There are procedural limits that may be imposed to eliminate the chilling effects of extravagant verdicts like that in the Sullivan case: limiting the remedy to a declaratory judgment as distinct from damages; allowing special verdicts on issues apart from a damage verdict, as permitted by Judge Abraham Sofaer in a famous case involving Ariel Sharon; or limiting threats of extravagant damages by annexing a reasonable offer of judgment (say $50,000) to the complaint, as permitted by Federal Rule of Civil Procedure 68 which provides that acceptance of such an offer by a defendant immediately ends a case.

But the substantive question in the Palin case is even more important than the procedural one. The standard of New York Times v. Sullivan requiring actual malice to be shown in cases brought by public figures has recently been questioned by Justice Clarence Thomas (who has suffered greatly at the hands of the institutional press) and by Justice Neil Gorsuch. They are not alone in questioning that standard. After it was rendered, former University of Chicago President and Attorney General Edward Levi referred, in a letter to Justice Walter Schaefer, to “the glories of free, open, and in fact libelous non-debate.”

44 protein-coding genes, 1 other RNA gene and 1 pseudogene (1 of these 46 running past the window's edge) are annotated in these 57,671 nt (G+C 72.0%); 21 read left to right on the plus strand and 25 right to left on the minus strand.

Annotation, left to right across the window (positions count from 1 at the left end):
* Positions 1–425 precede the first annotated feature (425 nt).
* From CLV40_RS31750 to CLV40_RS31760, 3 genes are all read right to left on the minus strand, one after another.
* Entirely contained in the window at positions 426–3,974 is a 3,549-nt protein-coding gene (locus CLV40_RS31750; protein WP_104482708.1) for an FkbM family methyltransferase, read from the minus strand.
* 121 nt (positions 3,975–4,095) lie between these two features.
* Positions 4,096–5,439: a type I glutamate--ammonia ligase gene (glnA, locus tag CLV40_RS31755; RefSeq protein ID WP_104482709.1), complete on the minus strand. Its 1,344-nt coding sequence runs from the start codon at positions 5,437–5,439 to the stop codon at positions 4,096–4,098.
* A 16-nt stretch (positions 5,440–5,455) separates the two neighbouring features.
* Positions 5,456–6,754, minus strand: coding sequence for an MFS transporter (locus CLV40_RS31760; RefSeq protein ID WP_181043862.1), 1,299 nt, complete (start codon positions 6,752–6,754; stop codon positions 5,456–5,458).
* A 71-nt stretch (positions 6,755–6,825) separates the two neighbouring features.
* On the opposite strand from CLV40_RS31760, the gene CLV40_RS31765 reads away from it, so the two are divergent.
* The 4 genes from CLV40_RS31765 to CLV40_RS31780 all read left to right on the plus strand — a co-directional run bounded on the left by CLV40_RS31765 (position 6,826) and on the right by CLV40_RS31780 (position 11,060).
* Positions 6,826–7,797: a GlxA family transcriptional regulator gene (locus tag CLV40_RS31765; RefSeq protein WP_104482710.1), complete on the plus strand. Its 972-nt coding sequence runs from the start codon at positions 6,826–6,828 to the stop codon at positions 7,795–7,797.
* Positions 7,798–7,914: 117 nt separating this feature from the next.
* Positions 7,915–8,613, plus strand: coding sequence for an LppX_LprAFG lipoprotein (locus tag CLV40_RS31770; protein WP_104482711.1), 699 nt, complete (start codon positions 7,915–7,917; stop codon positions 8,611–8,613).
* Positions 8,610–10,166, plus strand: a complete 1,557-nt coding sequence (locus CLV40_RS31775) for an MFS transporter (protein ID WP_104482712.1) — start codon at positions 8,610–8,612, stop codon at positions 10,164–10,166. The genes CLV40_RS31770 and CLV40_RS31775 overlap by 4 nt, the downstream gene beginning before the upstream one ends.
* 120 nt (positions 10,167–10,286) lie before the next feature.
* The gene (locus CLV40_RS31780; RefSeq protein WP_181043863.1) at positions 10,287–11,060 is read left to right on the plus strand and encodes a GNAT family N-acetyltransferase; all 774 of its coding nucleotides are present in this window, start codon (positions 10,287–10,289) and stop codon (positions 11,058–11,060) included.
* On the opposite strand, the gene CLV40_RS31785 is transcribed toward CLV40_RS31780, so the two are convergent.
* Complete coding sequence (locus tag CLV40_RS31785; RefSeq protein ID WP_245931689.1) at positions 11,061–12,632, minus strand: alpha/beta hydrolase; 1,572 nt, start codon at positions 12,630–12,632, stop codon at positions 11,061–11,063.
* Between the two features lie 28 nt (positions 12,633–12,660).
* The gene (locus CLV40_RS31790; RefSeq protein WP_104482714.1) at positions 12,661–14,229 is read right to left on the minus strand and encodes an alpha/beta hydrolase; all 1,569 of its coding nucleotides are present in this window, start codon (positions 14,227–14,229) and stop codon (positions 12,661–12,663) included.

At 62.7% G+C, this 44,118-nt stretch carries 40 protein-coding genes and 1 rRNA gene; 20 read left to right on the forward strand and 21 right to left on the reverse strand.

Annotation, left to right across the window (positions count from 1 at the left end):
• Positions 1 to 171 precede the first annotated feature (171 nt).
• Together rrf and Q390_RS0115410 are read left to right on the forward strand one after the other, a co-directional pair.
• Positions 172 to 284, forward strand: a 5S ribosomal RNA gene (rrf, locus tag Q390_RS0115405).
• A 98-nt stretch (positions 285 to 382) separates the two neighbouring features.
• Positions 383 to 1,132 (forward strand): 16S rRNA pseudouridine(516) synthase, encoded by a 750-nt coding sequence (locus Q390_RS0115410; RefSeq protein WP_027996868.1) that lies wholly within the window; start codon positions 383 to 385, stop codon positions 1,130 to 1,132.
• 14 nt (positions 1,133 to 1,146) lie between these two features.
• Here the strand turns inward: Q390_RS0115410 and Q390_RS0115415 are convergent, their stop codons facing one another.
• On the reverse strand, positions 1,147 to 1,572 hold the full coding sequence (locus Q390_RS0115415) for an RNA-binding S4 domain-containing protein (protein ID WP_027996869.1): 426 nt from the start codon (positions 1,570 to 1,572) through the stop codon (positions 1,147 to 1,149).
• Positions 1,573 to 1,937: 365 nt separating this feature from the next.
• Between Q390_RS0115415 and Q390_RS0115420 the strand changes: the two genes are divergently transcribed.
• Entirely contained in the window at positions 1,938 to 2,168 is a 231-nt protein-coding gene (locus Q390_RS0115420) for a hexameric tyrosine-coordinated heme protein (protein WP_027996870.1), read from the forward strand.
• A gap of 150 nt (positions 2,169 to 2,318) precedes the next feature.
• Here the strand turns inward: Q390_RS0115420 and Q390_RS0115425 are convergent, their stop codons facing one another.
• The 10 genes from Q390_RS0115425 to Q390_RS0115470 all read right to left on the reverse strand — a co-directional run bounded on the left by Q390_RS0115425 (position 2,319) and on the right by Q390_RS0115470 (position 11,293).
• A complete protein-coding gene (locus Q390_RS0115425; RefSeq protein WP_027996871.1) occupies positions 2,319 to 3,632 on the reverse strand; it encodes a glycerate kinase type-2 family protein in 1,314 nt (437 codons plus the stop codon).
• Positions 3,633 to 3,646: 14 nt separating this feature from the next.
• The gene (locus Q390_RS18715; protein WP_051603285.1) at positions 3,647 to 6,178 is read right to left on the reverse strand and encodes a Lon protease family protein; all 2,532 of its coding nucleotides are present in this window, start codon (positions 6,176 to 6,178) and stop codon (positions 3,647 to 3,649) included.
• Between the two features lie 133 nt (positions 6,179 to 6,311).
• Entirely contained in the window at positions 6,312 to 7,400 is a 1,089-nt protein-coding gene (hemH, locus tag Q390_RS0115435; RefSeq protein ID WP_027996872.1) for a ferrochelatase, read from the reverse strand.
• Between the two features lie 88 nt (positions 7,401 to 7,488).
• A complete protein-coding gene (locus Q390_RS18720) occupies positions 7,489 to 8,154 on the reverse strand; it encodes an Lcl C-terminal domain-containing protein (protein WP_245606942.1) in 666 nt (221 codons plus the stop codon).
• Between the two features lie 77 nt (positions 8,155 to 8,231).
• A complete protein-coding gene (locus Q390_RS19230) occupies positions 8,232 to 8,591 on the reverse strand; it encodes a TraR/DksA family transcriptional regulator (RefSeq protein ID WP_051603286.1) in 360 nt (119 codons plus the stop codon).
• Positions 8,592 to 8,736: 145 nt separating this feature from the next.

Supreme Court misgivings about the reach of Sullivan have not been confined to two justices commonly characterized as “right-wing.” Justice Potter Stewart, who had joined in Sullivan, dissented in the later case of Rosenblatt v. Baer (1966), which extended immunities to defamation of private citizens: